”Here is a helpful possibility: It may be against the plumbing code to repair ‘high-volume’ toilets, especially in a ‘gentrified’ area such as Worcester. It may be that the plumbers, et alia, know that unless the soil pipe is replaced with a much larger one for the low-flow replacement, they’ll be called back to ‘make it flush.’ The original purpose of the divided toilet was to force flushing.
”They may, given the client’s gasp at the estimate, just not want to deal with kludging some new copper pipe with bodged fittings, only to be called back when (not if) it leaks. I wouldn’t even bother with it, and I’ve been jury-rigging this 1920s house for 33 years. Two of the three toilets are now handicap-height, and the third is in my wife’s attic office, only used by a 5-foot-7 woman with a low center of gravity. Even that 50-year-old one has a 2-inch soil pipe.”
Q: I saw your response to a basement leakage situation and I really appreciate your advice. I am in the process of purchasing a 40-year-old house with a full, unfinished basement.
We noticed at inspection horizontal cracks on the block foundation wall 30 inches to 36 inches below grade. There is no visual deflection on the walls, though, and they are 90-degree upright.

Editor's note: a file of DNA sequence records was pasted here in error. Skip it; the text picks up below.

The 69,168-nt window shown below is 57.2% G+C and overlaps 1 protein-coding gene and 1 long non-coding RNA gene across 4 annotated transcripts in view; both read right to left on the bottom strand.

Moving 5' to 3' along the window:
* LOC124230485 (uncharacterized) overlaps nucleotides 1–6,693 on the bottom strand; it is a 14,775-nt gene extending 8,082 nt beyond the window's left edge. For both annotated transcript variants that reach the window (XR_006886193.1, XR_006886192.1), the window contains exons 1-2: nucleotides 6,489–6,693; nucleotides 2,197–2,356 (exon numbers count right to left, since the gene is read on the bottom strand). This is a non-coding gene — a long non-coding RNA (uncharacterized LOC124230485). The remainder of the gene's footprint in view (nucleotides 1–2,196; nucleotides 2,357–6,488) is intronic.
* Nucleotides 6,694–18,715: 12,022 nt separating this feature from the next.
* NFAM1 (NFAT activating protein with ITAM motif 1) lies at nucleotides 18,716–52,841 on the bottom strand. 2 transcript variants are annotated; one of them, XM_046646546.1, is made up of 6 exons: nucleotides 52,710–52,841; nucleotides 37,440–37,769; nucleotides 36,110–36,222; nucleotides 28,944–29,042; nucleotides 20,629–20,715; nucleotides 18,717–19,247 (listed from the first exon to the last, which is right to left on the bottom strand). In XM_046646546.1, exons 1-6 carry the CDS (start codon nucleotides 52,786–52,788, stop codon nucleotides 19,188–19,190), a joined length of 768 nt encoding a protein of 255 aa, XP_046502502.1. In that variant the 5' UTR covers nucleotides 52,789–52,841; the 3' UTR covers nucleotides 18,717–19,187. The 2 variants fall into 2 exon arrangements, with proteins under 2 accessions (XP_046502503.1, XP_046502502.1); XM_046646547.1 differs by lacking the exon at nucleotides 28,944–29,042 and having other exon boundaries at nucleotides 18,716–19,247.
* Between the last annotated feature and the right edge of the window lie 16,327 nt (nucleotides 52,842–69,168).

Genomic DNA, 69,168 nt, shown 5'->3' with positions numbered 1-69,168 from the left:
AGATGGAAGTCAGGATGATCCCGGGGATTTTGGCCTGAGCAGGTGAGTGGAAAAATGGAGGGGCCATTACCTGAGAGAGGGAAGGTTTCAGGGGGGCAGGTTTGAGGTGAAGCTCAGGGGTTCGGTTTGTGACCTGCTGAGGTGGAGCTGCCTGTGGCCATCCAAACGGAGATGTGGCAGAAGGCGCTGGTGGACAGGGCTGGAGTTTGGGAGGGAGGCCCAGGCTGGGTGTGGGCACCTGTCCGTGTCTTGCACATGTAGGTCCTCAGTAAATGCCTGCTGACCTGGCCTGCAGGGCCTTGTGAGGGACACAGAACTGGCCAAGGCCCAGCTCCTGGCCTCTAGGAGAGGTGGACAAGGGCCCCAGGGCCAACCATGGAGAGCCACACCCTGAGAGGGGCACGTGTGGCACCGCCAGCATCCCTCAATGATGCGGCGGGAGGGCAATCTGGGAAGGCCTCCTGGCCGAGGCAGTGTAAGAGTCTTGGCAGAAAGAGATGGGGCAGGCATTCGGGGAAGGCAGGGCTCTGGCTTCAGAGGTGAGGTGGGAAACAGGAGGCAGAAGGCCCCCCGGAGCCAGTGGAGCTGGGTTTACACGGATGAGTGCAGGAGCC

The horizontal cracks are more than 10 feet long on one side — and just a crack line with no visual gap or opening — and about six feet on another side. The basement is dry now, but there are some old seepage marks on the floor.
I would like to finish the basement at some point, and I am worried that if this is a major issue it might turn out to be a deal breaker. I’d appreciate your input, please. — via email
A: The description of the cracks is the telltale of block walls having suffered from some frost pressure. Fortunately for you, this pressure seems to have been minimal since you cannot see any deflection in the walls.
Masonry is unforgiving, and it takes very little pressure for cracks to develop. The important thing is the width of the cracks and what deflection the walls are showing.
The seepage marks on the floor may have been caused by an earlier grading problem. Ask the sellers to give you the history if they know it. It is also possible that they are not the original owners and that the leakage occurred before their time.
I suggest that you check the grade all around the foundation. If the ground slopes away from the house and all appendages (patios, walks, driveways, porches, etc.) do not drive water toward it, you are probably OK.
Q: I read your columns regularly in the Pittsburgh Tribune-Review and have found your advice helpful in various situations that I have encountered. I wonder if you may have a solution to an annoying problem that I have.
We have a second-floor gas water heater that supplies the heat for our first floor through radiant heating. The water heater is located in a utility room along with a second-floor furnace. The water heater is vented through the roof via a 4-inch pipe that is capped with a “whirlybird” or turbine vent. The problem is the vent.
There are two issues:
One is that when it is very windy, the turbine seems to reverse motion and the exhaust from the heater is blown back into the pipe. Sometimes that blowback is so intense that it blows out the pilot light and it is necessary to reignite it. This is very annoying when it occurs at night and is not discovered until the next day. Not to mention concerns about the exhaust coming back into the house.